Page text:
I first need to say that I had no idea what this park contained until I arrived. All I knew was that it was a National Park in Nevada. So I had thought that it was going to be another desert… and while I was partly correct, I was not prepared for it to be so amazingly awesome as it was.

So, Great Basin National Park contains tall mountains, the tallest is a 13er, and a very large cave called Lehman caves that contains some very unique cave features, I’ll get into Lehman Caves in its own blog post, as it was so interesting I thought it deserved its own post. But yeah, the campsite I stayed at was at nearly 10,000 feet above sea level. One of the most interesting things about this place is that the Lehman Caves visitor center sits at around 7,000 feet above sea level. Then, the road leading to the Wheeler Peak campground is only about 12 miles, but in that 12 miles, the road climbs like 3,000 feet or so. It’s crazy. Plus, at the top of the road, the aspen trees were beginning to change colors, so I was able to see the reds, yellows and oranges of the changing aspen leaves, it was very cool.

So I stayed one night in the park, and did hikes on two days in the park. On the first day, I did the short alpine lakes look that took me to Stella Lake and Teresa Lake before I had to go down to do the scheduled cave tour.

The next day, which was a very, very cold morning, I did the hike to the Bristlecone Pine Grove and saw some truly amazing trees, one of which was 3,200 years old and was still alive. Bristlecone Pines typically live for a couple thousand years when the right conditions are met, and they can stick around for thousands of more years even after they die. Even more interesting is that even if the main trunk of the tree is completely dead, one single branch may live on for another few hundred years. They are truly resilient and ancient trees.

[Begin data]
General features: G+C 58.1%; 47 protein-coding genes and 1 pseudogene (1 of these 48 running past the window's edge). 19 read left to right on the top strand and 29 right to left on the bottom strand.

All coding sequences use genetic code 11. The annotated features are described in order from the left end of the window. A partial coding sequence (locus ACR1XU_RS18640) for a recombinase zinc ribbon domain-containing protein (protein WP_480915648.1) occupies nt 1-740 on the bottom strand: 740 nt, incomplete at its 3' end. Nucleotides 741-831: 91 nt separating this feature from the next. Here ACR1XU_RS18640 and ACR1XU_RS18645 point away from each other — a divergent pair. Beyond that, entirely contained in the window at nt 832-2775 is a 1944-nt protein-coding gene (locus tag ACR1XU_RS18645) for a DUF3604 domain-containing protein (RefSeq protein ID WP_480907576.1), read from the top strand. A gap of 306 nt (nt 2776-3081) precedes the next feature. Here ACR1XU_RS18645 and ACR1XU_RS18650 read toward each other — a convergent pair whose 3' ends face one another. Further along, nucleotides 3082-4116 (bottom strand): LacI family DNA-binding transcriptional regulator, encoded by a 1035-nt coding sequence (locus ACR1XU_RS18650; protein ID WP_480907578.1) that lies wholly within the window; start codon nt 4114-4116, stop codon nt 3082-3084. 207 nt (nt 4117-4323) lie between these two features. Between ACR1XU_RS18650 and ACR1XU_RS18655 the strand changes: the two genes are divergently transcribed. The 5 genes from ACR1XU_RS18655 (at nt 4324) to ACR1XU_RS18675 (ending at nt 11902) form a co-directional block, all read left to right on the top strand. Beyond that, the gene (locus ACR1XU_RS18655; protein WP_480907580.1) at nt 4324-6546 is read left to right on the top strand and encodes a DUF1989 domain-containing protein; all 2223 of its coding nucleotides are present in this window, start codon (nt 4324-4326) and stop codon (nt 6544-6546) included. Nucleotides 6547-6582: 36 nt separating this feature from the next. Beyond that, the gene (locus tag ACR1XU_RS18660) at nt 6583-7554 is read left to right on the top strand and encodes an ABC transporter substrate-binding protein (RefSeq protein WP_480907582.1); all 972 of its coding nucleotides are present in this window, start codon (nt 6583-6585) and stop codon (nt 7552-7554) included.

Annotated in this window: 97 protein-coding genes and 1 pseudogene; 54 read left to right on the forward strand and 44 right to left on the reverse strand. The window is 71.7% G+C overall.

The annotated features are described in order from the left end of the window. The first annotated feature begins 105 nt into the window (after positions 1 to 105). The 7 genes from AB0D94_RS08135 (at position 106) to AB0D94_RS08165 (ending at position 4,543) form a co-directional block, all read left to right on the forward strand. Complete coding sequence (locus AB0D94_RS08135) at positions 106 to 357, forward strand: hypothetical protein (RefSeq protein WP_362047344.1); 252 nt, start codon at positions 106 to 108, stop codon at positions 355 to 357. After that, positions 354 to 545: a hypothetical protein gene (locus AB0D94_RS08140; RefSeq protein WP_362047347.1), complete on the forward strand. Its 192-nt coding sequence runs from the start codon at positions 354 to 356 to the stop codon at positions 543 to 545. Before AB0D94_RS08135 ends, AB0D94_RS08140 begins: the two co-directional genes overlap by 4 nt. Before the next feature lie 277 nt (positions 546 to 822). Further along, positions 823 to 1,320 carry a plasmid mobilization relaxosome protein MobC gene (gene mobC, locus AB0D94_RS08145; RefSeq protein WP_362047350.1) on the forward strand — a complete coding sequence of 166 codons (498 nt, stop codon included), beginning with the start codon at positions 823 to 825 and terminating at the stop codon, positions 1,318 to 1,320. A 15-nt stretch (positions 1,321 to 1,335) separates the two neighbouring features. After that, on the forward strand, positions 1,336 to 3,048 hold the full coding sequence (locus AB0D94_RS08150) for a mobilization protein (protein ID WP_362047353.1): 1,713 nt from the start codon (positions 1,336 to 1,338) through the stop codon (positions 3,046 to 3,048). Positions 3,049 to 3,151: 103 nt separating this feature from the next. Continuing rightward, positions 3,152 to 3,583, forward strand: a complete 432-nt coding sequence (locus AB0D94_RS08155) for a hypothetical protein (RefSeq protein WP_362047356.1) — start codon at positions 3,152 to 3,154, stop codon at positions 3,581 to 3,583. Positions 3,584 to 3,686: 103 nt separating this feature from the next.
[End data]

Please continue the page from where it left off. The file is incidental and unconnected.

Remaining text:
So after the Bristlecone Pine Grove I continued on the path to the rock glacier, but the glacier was very dried up, but I still had a great view of Wheeler Peak and was a great hike overall. After that, I went down to the beginning of where the trails started to do the short 0.4 nature walk loop, and it was on that loop that I was able to get a couple of pictures of some wild turkeys.

So yeah, this was a really, really cool place, and very much so exceeded all ideas and expectations I had of this national park in Nevada.


The following two tabs change content below.

Alex Galassi

I'm Alex Galassi, born and raised in Centennial, Colorado. I currently work at a web design company, and I travel quite often, both domestically and internationally.

Latest posts by Alex Galassi (see all)